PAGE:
Micrograms per litre. One microgram is a unit of mass equivalent to one millionth of a gram (0.000001 g).
Assessment by a recognised body of the technical competence of a laboratory conducting specific analysis as laid down in the Standard, or a collecting agency where both collection procedures and on-site screenings are performed.
A substance used to compromise, or attempt to compromise, the integrity of a urine specimen by dilution, addition of additives or substitution.
Amphetamine type substances (Sympathomimetic amines)
Amphetamine, benzylpiperazine, ephedrine, methylamphetamine, methylenedioxyamphetamine (MDA), methylenedioxymethylamphetamine (MDMA), phentermine and pseudoephedrine.
An analyte or component is a substance or chemical constituent that is of interest in an analytical procedure.
Australian and New Zealand Standard that describes the procedures for specimen collection and the detection and quantification of drugs of abuse in urine.
The unit automatically takes the sample at the proper time while the subject is blowing, using a mouthpiece. In a properly calibrated fuel cell unit, these tests are quantitatively accurate to specifications.
B.A.T. – "Breath Alcohol Technician"
One trained and certified to conduct Evidential Workplace alcohol tests per DOT regulations and Manufacturers’ equipment operator guidelines.
BAC or BrAC
Blood Alcohol Content / Breath Alcohol Content (U.S.A. use) – terms have become generally interchangeable in daily use. Grams of alcohol per 210 liters of breath: 0.1 BAC = 0.1 grams of alcohol in 210 liters of breath. Equivalent to 0.1 parts of alcohol per 1,000 parts of blood.
Alprazolam, clonazepam, diazepam, flunitrazepam, nitrazepam, oxazepam, temazepam and/or their metabolites.
Testing where the true result is unknown to the operator at the time of the analysis.
A urine to which has been added a reference compound at a known concentration for the purpose of defining the calibration and linearity ofthe analytical method.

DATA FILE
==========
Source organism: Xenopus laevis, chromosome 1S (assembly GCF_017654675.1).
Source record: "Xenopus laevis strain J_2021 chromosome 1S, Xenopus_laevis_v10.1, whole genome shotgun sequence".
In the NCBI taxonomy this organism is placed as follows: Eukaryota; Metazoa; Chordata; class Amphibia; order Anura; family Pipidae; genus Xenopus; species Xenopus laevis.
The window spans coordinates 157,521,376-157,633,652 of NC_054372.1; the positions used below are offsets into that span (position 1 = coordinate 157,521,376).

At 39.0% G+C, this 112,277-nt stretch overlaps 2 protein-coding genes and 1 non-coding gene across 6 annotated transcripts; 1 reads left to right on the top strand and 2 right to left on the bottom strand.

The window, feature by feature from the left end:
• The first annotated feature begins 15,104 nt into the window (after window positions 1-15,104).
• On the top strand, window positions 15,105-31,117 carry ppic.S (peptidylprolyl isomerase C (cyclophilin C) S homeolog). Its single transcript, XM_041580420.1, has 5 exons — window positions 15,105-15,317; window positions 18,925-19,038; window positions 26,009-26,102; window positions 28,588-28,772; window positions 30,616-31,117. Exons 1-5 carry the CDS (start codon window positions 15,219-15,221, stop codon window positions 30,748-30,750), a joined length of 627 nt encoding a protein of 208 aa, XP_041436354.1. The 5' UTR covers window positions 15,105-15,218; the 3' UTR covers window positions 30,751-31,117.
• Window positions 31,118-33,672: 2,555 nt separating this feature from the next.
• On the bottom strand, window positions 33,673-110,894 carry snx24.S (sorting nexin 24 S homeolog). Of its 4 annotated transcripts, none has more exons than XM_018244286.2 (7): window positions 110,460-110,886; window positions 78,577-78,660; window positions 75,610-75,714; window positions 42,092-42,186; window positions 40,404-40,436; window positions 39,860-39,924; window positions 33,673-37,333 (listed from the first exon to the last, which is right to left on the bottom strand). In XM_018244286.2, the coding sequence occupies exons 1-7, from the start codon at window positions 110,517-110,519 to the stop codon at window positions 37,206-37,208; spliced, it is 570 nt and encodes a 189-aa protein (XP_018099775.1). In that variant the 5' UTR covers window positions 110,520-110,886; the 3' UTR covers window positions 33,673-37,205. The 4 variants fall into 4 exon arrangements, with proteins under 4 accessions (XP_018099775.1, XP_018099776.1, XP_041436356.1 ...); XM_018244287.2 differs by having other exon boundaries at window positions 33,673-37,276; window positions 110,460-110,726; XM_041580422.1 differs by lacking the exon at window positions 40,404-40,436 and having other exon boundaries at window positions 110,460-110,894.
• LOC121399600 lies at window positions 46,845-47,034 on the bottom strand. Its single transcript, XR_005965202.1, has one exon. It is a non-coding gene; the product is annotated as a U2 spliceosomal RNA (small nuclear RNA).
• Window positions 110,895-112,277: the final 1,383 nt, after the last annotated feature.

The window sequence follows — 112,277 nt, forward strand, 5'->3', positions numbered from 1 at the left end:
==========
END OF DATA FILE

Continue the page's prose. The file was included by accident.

Any number of urinary metabolites of tetrahydrocaninabinol.
l l-nor-delta-9-tetraliydrocannabinol-9-carboxylic acid.
A series of procedures to account for the integrity of each specimen by tracking its handling and storage from point of specimen coìlection to final disposal ofthe urine.
A form to be used from time of collection ofthe specimen to its receipt bythe laboratory as well as dispatch between laboratories. Thereafter, appropriate documentation accounts for the urine or aliquots within the laboratory.
Benzoyl ecgonine and ecgonine methyl ester.
A test undertaken following a positive result on initial screening in order to confirm or deny the initial result. In the case of drug testing often undertaken on GC/MS equipment.
DUI or DWI
Driving Under the Influence (or) Driving While Intoxicated.
Common acronym for "Evidential Breath Tester".
Forensic Use Only
Forensic Use Only devices are not intended to be used for any in vitro diagnostic applications and are clearly labeled and marked as such. These devices can be sold to court systems, police departments, probation/parole, juvenile detention, prisons, jails, correction centers and similar law enforcement entities or to laboratories performing forensic testing for these entities. These devices are not FDA approved.